Archaeologists suppose that the impression were made most likely by Australopithecus afarensis when a group walked together across wet volcanic ash. The discovery was made close to where similar tracks were found in the 1970s in Laetoli, Tanzania.
Australopithecus were capable of walking upright on two legs, but we don’t know how much they resembled modern humans in the way they walked. The most famous individual of Australopithecus afarensis is “Lucy“, a young adult female who lived in Ethiopia 3.2 million years ago. The marks portray several early hominins moving as a group through the landscape following a volcanic eruption and subsequent rainfall. The footprints of one of the new individuals are astonishingly larger than anyone else’s in the group, suggesting that he was a large male member of the species. The experts suggest that the newly discovered footprints may have been made by a male walking with smaller females. The footprint allows for reconstruction of his stature to 165 cm in height, which would make him the largest Australopithecus specimen identified to date.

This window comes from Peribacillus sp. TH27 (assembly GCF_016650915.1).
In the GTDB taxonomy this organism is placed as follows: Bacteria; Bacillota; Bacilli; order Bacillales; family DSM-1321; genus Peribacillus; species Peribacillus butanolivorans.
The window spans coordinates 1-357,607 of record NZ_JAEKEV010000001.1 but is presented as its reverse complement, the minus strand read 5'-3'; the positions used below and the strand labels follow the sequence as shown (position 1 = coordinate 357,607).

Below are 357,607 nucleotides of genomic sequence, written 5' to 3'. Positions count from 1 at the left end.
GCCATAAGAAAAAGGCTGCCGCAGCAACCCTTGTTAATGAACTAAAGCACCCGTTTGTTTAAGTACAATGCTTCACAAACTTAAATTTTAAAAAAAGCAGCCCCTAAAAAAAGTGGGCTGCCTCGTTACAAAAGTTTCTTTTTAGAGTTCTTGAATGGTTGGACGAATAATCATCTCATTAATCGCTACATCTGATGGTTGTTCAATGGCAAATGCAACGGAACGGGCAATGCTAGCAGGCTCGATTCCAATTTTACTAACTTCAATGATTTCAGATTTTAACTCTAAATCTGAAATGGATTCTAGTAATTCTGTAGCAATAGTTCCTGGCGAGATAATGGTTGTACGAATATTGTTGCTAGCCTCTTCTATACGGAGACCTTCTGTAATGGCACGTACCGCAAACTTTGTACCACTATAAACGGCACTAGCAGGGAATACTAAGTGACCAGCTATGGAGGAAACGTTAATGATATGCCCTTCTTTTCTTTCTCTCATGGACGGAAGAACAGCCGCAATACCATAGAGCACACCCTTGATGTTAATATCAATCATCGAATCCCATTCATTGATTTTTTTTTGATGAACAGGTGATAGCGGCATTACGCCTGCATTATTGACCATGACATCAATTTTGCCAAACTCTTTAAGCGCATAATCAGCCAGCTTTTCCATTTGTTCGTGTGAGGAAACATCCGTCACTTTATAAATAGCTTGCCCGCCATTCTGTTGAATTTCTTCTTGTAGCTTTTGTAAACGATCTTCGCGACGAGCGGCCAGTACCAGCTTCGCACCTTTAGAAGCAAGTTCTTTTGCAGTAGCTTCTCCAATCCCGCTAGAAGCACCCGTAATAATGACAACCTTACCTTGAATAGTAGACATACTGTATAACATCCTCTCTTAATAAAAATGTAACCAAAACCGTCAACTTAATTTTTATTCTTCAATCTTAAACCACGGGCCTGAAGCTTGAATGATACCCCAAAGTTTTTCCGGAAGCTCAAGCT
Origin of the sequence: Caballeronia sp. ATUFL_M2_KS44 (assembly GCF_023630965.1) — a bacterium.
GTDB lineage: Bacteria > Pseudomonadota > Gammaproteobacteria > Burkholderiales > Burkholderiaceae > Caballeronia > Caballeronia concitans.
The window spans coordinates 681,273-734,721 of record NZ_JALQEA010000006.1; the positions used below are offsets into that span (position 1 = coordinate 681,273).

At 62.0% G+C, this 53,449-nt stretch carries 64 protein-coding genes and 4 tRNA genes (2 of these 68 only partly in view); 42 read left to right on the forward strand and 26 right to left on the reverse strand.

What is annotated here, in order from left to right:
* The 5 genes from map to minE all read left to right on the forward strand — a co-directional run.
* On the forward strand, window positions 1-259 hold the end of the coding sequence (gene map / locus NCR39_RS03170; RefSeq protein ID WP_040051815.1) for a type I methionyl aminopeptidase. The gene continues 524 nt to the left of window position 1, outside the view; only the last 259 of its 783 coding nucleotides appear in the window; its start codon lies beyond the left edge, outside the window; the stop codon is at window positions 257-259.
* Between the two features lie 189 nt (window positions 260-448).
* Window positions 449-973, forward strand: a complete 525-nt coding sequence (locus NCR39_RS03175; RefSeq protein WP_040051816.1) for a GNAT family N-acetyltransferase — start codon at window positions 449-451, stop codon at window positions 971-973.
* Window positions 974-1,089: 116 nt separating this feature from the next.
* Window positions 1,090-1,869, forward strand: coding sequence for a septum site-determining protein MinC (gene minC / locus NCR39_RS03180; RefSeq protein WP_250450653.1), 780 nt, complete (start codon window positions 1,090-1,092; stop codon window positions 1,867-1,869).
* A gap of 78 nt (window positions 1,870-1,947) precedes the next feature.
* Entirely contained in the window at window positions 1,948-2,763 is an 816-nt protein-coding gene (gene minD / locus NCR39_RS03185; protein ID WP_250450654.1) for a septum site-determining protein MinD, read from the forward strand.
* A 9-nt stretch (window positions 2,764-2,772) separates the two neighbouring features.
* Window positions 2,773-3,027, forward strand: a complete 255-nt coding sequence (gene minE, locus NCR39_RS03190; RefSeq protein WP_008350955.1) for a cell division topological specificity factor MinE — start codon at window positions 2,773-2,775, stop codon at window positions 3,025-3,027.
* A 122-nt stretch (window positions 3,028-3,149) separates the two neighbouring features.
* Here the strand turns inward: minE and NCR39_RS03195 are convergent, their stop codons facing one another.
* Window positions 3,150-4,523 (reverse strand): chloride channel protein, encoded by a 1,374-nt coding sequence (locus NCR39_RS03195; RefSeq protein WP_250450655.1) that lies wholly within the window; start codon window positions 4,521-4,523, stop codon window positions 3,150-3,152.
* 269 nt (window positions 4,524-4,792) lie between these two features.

The tracks were found during excavations for a museum only 150 metres south of the original discovery from 1976 at a site in Laetoli. Now it is believed that the two sets could belong together, giving clues to the lifestyle of Australopithecus. The finding of a male perhaps walking with several females could mean their social structure was closer to a gorilla-like model (one male and a number of females form a group) than to chimpanzees or modern humans.
(after BBC News, Sofia Menconero & Raffaella Pellizzon)